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Accuracy in near-perfect virus phylogenies


Wertheim, Joel (2021), Accuracy in near-perfect virus phylogenies, Dryad, Dataset,


Phylogenetic trees from real-world data often include short edges with very few substitutions per site, which can lead to partially resolved trees and poor accuracy. Theory indicates that the number of sites needed to accurately reconstruct a fully resolved tree grows at a rate proportional to the inverse square of the length of the shortest edge. However, when inferred trees are partially resolved due to short edges, "accuracy" should be defined as the rate of discovering false splits (clades on a rooted tree) relative to the actual number found. Thus, accuracy can be high even if short edges are common. Specifically, in a "near-perfect" parameter space in which trees are large, the tree length ξ (the sum of all edge lengths), is small, and rate variation is minimal, the expected false positive rate is less than ξ/3; the exact value depends on tree shape and sequence length. This expected false positive rate is far below the false negative rate for small $\xi$ and often well below 5% even when some assumptions are relaxed. We show this result analytically for maximum parsimony and explore its extension to maximum likelihood using theory and simulations. For hypothesis testing, we show that measures of split "support" that rely on bootstrap resampling consistently imply weaker support than that implied by the false positive rates in near-perfect trees. The near-perfect parameter space closely fits several empirical studies of human virus diversification during outbreaks and epidemics, including Ebolavirus, Zika virus, and SARS-CoV-2, reflecting low substitution rates relative to high transmission/sampling rates in these viruses.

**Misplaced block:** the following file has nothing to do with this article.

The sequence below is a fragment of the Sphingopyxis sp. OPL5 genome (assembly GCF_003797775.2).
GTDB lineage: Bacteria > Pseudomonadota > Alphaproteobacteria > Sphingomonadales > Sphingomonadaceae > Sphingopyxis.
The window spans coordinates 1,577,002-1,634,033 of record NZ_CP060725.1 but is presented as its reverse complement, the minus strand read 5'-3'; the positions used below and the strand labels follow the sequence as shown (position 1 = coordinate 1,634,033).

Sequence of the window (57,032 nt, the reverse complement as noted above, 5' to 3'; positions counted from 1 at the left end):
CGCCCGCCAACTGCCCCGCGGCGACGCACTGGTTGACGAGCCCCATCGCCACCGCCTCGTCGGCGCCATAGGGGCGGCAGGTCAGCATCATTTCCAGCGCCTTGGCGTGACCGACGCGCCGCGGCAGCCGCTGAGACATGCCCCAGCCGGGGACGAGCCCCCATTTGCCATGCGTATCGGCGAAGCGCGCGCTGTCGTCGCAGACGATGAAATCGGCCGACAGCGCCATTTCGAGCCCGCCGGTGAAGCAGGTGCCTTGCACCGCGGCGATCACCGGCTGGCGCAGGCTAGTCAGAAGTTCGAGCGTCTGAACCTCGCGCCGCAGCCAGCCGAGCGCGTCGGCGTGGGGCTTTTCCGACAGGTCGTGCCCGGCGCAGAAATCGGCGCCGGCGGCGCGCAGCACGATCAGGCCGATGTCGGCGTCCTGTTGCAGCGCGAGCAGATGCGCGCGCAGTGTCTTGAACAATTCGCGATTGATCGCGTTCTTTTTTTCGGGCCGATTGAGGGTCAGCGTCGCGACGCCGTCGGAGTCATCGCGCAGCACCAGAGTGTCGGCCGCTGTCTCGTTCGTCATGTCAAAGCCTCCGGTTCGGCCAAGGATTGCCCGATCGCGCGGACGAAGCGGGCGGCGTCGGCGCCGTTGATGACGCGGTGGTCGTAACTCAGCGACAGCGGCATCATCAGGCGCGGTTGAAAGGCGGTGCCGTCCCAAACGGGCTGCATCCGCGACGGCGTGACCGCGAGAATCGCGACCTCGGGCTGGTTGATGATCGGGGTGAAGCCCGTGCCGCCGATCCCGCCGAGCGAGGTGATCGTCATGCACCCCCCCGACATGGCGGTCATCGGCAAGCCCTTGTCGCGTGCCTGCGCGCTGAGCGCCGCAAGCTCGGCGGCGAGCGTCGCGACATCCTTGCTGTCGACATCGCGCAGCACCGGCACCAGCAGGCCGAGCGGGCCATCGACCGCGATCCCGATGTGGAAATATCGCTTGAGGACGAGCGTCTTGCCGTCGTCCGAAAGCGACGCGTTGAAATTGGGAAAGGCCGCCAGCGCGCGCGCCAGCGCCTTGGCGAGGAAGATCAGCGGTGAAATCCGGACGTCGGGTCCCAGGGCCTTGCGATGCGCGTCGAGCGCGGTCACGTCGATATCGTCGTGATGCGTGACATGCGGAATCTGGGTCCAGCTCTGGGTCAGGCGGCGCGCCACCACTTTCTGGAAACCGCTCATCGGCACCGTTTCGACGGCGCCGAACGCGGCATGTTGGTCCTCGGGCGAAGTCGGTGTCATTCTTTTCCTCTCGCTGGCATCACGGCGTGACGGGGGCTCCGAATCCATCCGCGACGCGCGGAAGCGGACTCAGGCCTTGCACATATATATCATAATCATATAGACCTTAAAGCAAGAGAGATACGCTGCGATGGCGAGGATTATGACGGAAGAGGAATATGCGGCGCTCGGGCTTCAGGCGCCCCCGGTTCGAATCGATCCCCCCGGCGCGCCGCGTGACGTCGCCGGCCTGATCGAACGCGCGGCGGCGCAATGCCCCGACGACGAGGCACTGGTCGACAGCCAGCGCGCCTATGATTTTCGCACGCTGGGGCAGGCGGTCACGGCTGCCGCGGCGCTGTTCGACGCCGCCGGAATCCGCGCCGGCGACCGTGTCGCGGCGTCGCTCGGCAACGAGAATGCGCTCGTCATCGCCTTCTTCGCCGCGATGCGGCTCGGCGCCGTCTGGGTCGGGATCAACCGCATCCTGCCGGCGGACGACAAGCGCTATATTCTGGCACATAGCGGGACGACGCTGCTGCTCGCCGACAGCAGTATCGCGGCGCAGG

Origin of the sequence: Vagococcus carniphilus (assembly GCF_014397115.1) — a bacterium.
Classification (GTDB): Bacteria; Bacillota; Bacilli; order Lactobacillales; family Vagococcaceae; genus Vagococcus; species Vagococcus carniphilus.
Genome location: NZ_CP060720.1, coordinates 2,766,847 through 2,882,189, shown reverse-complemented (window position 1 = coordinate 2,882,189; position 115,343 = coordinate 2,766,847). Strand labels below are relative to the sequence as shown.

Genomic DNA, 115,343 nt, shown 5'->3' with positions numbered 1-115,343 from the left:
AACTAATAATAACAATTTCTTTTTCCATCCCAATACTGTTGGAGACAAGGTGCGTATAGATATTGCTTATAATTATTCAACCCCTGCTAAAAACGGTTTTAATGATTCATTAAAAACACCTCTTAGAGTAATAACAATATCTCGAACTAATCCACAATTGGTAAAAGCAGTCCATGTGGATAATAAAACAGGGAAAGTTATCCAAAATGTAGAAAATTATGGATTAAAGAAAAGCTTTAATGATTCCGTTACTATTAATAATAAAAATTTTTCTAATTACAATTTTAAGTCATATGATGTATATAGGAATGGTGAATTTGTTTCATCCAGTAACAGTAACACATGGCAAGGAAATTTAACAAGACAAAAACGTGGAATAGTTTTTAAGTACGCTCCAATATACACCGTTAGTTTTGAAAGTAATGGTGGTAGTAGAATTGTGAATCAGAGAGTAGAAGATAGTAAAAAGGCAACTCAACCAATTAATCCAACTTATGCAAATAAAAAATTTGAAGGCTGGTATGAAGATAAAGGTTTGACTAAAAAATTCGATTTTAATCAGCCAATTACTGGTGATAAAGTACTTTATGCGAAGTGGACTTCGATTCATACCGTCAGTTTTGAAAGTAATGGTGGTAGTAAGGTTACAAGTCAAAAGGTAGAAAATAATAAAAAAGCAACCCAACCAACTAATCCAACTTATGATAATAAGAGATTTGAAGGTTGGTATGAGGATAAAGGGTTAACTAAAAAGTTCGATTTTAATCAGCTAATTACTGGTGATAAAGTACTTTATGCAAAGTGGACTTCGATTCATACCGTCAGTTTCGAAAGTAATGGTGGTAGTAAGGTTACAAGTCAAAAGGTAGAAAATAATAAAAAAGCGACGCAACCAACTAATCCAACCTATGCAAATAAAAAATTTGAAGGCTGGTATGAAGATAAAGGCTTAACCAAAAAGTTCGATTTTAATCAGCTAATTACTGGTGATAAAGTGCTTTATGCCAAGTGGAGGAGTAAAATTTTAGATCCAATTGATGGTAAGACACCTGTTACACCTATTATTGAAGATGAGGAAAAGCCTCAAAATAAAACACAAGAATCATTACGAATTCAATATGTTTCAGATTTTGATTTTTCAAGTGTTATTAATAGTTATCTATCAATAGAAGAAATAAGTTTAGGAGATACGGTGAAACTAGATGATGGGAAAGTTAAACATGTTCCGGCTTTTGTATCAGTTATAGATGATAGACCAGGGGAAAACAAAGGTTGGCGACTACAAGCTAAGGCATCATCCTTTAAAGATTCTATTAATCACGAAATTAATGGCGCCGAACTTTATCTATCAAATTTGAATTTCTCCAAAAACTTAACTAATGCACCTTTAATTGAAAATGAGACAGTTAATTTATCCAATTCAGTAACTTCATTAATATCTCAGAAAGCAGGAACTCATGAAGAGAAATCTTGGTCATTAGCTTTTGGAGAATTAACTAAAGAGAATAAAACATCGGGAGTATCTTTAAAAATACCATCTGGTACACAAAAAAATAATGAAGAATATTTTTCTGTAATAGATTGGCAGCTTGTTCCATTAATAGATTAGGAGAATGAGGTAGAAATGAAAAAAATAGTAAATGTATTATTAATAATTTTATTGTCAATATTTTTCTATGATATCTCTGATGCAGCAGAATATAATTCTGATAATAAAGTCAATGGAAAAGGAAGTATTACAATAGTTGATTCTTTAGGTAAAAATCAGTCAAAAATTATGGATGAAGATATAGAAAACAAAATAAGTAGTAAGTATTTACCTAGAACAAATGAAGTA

National Institute of Allergy and Infectious Diseases, Award: AI135992